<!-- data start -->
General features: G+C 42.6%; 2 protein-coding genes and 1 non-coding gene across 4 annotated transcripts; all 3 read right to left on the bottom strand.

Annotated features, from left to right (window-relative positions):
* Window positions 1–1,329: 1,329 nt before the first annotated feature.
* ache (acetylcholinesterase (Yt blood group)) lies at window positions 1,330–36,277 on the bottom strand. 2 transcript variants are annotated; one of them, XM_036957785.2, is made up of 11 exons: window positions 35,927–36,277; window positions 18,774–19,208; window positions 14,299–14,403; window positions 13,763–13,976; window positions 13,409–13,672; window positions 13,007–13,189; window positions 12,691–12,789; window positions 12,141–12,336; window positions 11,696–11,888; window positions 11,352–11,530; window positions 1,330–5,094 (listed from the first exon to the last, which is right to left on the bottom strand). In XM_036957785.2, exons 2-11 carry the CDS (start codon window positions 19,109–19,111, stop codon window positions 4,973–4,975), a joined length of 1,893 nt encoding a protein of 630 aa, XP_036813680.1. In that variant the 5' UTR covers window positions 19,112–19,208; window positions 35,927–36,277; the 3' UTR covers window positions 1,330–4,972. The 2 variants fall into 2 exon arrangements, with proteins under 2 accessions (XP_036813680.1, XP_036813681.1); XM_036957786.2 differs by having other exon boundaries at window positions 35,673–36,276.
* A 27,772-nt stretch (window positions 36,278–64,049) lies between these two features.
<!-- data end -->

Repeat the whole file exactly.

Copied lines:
General features: G+C 42.6%; 2 protein-coding genes and 1 non-coding gene across 4 annotated transcripts; all 3 read right to left on the bottom strand.

Annotated features, from left to right (window-relative positions):
* Window positions 1–1,329: 1,329 nt before the first annotated feature.
* ache (acetylcholinesterase (Yt blood group)) lies at window positions 1,330–36,277 on the bottom strand. 2 transcript variants are annotated; one of them, XM_036957785.2, is made up of 11 exons: window positions 35,927–36,277; window positions 18,774–19,208; window positions 14,299–14,403; window positions 13,763–13,976; window positions 13,409–13,672; window positions 13,007–13,189; window positions 12,691–12,789; window positions 12,141–12,336; window positions 11,696–11,888; window positions 11,352–11,530; window positions 1,330–5,094 (listed from the first exon to the last, which is right to left on the bottom strand). In XM_036957785.2, exons 2-11 carry the CDS (start codon window positions 19,109–19,111, stop codon window positions 4,973–4,975), a joined length of 1,893 nt encoding a protein of 630 aa, XP_036813680.1. In that variant the 5' UTR covers window positions 19,112–19,208; window positions 35,927–36,277; the 3' UTR covers window positions 1,330–4,972. The 2 variants fall into 2 exon arrangements, with proteins under 2 accessions (XP_036813680.1, XP_036813681.1); XM_036957786.2 differs by having other exon boundaries at window positions 35,673–36,276.
* A 27,772-nt stretch (window positions 36,278–64,049) lies between these two features.